chicago mayoral election voters head to polls to decide citys next mayor

Chicago mayoral election 2019: Voters head to polls to decide city’s next mayor



The polls are open for Chicago’s mayoral election Tuesday, but turnout so far has been low.

Elections officials said in the first two hours of voting Tuesday, only four percent of voters showed up, which translates to 80,000 voters, which points towards the possibility of a record low turn out.

As of 10 a.m. Tuesday, Chicago election officials said voters aged 55 to 64 are the largest group of voters. But voters ages 25 to 44 happens to be the largest voting block, and numbers from Tuesday morning show they’re not turning out well right now.

“It makes me sad because I really do believe voting is a privilege but I think there’s just too many people in the field, too much confusion,” said voter Gayle Novak.

The current record low for a municipal election was set back in 2007, when only 33 percent of the voters showed up. Elections officials are hoping for some heavy traffic at the polls later in the day.

“My concern is people won’t turn out and there’s a lot of reasons,” said Hernandez. “We have 14 candidates, it’s hard to make up one’s mind. I understand totally. We want to have clear winners. We don’t want to have razor thin margins.”

By the end of Monday, a little over 125,000 had already cast their ballot. That’s ahead of the 2015 and 2011 totals.

The polls opened at 6 a.m. and stay open until 7 p.m.

The LaQuinta Inn here in the Loop is one of many polling places getting ready for voters Tuesday, and they can expect to be in and out pretty quickly.

CHICAGO VOTER’S GUIDE: See early voting locations, get to know the candidates running in Chicago’s mayoral election

“Some of the issues that were most important to me were around public education so around what’s their plans for schools because there was a lot of talk about closing schools in the prior administration,” said voter Tim Mwangi.

“It was really based on experience and then also my perception of would they really deal with some of the corruption we have in the city,” said voter Janes Endres.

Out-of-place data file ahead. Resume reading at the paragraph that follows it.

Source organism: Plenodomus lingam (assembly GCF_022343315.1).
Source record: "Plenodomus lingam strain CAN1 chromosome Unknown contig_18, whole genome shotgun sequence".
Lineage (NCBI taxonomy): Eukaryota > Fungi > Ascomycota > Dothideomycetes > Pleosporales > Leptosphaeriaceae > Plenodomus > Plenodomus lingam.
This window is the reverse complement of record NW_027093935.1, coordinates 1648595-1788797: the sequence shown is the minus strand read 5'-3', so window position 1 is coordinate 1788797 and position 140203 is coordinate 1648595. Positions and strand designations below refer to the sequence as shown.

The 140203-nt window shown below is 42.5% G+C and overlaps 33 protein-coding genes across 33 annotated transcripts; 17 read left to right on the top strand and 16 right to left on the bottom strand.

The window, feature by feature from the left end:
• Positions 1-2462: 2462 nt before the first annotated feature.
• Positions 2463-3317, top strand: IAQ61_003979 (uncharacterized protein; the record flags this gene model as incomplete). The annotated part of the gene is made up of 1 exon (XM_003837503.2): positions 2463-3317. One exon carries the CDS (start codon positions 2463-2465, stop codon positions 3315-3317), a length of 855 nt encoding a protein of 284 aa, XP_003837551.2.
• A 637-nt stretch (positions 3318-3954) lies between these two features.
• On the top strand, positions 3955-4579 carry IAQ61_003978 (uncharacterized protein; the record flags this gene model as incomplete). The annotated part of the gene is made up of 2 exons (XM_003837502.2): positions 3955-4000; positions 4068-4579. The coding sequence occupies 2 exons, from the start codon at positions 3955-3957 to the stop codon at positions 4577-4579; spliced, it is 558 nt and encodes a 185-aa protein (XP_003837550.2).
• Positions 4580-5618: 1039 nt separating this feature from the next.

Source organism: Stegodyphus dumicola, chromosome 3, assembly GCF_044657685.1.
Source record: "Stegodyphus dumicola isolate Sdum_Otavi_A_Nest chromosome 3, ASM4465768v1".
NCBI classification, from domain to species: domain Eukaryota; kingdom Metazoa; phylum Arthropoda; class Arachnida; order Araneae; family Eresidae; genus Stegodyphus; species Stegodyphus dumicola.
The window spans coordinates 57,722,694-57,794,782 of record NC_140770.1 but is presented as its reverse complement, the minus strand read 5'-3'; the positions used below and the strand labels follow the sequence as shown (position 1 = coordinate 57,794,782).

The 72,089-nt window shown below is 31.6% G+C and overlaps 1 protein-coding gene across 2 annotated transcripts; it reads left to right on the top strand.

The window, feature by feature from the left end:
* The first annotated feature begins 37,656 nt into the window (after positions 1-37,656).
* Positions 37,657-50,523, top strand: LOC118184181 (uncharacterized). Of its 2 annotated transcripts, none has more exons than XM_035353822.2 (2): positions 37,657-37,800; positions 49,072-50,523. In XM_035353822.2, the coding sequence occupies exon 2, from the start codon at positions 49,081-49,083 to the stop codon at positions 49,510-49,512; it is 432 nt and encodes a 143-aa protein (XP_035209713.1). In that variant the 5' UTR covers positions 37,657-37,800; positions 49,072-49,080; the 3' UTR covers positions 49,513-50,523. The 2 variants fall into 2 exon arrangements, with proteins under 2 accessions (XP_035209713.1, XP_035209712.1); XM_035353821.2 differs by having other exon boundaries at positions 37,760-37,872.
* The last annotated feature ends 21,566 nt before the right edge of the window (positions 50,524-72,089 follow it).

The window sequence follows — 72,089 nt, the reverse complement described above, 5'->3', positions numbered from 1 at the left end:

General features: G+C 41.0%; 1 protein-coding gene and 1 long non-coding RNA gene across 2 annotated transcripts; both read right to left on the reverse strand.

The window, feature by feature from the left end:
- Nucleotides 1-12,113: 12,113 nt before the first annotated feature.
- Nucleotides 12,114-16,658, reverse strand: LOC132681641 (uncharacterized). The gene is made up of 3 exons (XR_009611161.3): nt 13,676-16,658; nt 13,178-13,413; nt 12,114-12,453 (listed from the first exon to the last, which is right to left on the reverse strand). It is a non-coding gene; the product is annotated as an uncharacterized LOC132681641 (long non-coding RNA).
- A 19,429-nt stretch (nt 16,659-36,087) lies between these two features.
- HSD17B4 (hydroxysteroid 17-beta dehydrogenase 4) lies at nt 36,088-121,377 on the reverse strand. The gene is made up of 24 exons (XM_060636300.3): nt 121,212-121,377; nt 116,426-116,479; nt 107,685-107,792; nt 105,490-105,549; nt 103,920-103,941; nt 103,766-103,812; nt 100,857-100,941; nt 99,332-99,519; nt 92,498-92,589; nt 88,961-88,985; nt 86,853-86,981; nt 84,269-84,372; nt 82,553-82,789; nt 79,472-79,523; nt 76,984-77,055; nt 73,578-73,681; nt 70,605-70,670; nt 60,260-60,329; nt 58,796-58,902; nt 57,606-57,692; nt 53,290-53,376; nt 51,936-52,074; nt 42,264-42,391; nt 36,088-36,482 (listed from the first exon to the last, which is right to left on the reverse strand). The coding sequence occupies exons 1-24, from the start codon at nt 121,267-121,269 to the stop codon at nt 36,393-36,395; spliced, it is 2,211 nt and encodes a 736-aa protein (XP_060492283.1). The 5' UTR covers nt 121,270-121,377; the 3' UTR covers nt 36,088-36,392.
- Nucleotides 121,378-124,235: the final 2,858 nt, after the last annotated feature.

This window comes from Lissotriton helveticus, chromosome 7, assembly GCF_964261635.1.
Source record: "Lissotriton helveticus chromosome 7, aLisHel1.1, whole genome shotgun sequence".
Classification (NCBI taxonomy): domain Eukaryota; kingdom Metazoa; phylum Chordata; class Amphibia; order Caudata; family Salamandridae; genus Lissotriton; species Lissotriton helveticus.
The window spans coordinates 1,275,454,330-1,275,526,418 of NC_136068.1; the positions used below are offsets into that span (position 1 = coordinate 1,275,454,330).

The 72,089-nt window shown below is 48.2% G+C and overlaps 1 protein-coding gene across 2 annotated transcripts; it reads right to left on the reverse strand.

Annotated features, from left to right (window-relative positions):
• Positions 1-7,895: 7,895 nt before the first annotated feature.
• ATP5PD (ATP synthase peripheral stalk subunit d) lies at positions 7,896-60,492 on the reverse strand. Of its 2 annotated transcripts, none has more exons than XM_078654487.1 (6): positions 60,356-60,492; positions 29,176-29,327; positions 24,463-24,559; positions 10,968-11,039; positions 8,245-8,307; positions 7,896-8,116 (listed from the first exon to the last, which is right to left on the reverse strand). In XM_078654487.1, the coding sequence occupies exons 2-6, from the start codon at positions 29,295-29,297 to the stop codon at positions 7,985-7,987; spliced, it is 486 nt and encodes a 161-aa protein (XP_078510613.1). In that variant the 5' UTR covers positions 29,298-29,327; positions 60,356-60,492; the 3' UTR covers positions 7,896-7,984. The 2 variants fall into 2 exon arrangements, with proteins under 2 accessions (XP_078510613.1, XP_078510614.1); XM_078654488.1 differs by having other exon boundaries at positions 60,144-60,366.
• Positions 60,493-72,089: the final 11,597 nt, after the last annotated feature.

The ballot is very short but Chicagoans will have some important decisions to make, like who will be the city’s next mayor.

Fourteen people, including four women, are running to be Chicago’s next mayor, the largest number of candidates in city history. Alex Folz narrowed it down to six and then to one.

“Just trying to between those six and go with my gut and pick who I see helping the entire city the most,” Folz said.

In races where no candidate receives more than 50 percent of the vote, voters will then cast their ballots once more in a runoff election to be held on April 2.

Elections officials are predicting a run-off because there are so many candidates. Also as of Tuesday morning, just under 30,000 vote by mail ballots are still unaccounted for.

“I think that we can be fairly sure that there is going to be a run off,” said Chicago Board of Elections Chair Marisel Hernandez. “We’re preparing for that. We’ve already prepared for that.”

Chicagoans will also be voting for city clerk, city treasurer and their ward’s alderman.

There are a couple of ways to get a free ride to the polls Tuesday.

The car-sharing company ‘Car-2-Go’ is offering $20 in credit for any Chicagoans who are going to cast their ballot. And Lyft is offering a discount of 50 percent off a ride up to $5 to polling places with the code VOTECHICAGO19.

You can count on Eyewitness News for live on-air updates throughout the night, as well as online and on our news app. We’ll have comprehensive Election Night coverage on Eyewitness News at 10 p.m.

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